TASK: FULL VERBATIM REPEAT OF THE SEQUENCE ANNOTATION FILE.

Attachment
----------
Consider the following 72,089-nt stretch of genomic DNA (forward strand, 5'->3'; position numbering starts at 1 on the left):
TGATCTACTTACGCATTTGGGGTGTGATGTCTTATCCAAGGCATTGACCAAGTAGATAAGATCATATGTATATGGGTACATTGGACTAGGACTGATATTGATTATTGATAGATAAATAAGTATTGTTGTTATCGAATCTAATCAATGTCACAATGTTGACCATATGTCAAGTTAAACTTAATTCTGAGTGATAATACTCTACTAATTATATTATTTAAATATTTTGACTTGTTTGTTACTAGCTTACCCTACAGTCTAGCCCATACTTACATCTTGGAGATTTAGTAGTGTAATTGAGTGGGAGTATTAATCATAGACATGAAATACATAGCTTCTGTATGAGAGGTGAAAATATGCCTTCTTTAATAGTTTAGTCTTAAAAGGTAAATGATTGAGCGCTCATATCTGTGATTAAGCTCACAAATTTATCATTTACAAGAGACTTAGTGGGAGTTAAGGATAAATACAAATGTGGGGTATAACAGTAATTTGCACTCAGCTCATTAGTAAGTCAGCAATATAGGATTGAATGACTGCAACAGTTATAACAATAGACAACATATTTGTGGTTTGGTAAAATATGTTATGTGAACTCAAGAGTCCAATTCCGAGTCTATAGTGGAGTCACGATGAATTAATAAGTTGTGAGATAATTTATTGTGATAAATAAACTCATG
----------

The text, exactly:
Consider the following 72,089-nt stretch of genomic DNA (forward strand, 5'->3'; position numbering starts at 1 on the left):
TGATCTACTTACGCATTTGGGGTGTGATGTCTTATCCAAGGCATTGACCAAGTAGATAAGATCATATGTATATGGGTACATTGGACTAGGACTGATATTGATTATTGATAGATAAATAAGTATTGTTGTTATCGAATCTAATCAATGTCACAATGTTGACCATATGTCAAGTTAAACTTAATTCTGAGTGATAATACTCTACTAATTATATTATTTAAATATTTTGACTTGTTTGTTACTAGCTTACCCTACAGTCTAGCCCATACTTACATCTTGGAGATTTAGTAGTGTAATTGAGTGGGAGTATTAATCATAGACATGAAATACATAGCTTCTGTATGAGAGGTGAAAATATGCCTTCTTTAATAGTTTAGTCTTAAAAGGTAAATGATTGAGCGCTCATATCTGTGATTAAGCTCACAAATTTATCATTTACAAGAGACTTAGTGGGAGTTAAGGATAAATACAAATGTGGGGTATAACAGTAATTTGCACTCAGCTCATTAGTAAGTCAGCAATATAGGATTGAATGACTGCAACAGTTATAACAATAGACAACATATTTGTGGTTTGGTAAAATATGTTATGTGAACTCAAGAGTCCAATTCCGAGTCTATAGTGGAGTCACGATGAATTAATAAGTTGTGAGATAATTTATTGTGATAAATAAACTCATG